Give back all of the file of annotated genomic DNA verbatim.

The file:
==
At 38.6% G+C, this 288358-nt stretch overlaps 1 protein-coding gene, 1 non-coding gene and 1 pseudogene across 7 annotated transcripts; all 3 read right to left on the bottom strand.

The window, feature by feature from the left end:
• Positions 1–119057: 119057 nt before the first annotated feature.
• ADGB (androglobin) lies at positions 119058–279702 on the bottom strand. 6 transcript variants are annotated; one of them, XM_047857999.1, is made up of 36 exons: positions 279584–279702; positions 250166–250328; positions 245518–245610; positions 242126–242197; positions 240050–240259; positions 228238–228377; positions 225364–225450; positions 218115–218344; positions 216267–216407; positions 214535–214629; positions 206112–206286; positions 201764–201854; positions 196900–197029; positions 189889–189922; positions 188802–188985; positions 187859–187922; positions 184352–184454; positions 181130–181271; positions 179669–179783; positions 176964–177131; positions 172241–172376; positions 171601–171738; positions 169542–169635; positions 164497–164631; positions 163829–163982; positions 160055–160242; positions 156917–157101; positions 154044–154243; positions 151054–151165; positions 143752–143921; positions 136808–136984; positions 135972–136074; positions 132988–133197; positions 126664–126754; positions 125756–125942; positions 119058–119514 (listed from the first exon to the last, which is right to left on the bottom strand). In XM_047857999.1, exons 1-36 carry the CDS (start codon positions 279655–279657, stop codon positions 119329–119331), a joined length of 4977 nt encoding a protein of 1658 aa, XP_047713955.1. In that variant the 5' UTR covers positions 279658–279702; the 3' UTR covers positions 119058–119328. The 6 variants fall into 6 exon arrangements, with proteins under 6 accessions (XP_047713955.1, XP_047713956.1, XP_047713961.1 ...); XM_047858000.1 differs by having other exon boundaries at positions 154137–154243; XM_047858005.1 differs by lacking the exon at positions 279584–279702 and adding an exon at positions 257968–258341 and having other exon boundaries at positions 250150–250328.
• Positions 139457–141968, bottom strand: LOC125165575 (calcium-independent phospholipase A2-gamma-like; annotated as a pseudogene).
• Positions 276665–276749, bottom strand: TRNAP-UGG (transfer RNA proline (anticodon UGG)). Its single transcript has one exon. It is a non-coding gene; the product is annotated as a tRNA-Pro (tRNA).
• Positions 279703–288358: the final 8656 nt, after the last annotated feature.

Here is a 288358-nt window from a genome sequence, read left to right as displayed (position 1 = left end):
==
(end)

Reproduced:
At 38.6% G+C, this 288358-nt stretch overlaps 1 protein-coding gene, 1 non-coding gene and 1 pseudogene across 7 annotated transcripts; all 3 read right to left on the bottom strand.

The window, feature by feature from the left end:
• Positions 1–119057: 119057 nt before the first annotated feature.
• ADGB (androglobin) lies at positions 119058–279702 on the bottom strand. 6 transcript variants are annotated; one of them, XM_047857999.1, is made up of 36 exons: positions 279584–279702; positions 250166–250328; positions 245518–245610; positions 242126–242197; positions 240050–240259; positions 228238–228377; positions 225364–225450; positions 218115–218344; positions 216267–216407; positions 214535–214629; positions 206112–206286; positions 201764–201854; positions 196900–197029; positions 189889–189922; positions 188802–188985; positions 187859–187922; positions 184352–184454; positions 181130–181271; positions 179669–179783; positions 176964–177131; positions 172241–172376; positions 171601–171738; positions 169542–169635; positions 164497–164631; positions 163829–163982; positions 160055–160242; positions 156917–157101; positions 154044–154243; positions 151054–151165; positions 143752–143921; positions 136808–136984; positions 135972–136074; positions 132988–133197; positions 126664–126754; positions 125756–125942; positions 119058–119514 (listed from the first exon to the last, which is right to left on the bottom strand). In XM_047857999.1, exons 1-36 carry the CDS (start codon positions 279655–279657, stop codon positions 119329–119331), a joined length of 4977 nt encoding a protein of 1658 aa, XP_047713955.1. In that variant the 5' UTR covers positions 279658–279702; the 3' UTR covers positions 119058–119328. The 6 variants fall into 6 exon arrangements, with proteins under 6 accessions (XP_047713955.1, XP_047713956.1, XP_047713961.1 ...); XM_047858000.1 differs by having other exon boundaries at positions 154137–154243; XM_047858005.1 differs by lacking the exon at positions 279584–279702 and adding an exon at positions 257968–258341 and having other exon boundaries at positions 250150–250328.
• Positions 139457–141968, bottom strand: LOC125165575 (calcium-independent phospholipase A2-gamma-like; annotated as a pseudogene).
• Positions 276665–276749, bottom strand: TRNAP-UGG (transfer RNA proline (anticodon UGG)). Its single transcript has one exon. It is a non-coding gene; the product is annotated as a tRNA-Pro (tRNA).
• Positions 279703–288358: the final 8656 nt, after the last annotated feature.

Here is a 288358-nt window from a genome sequence, read left to right as displayed (position 1 = left end):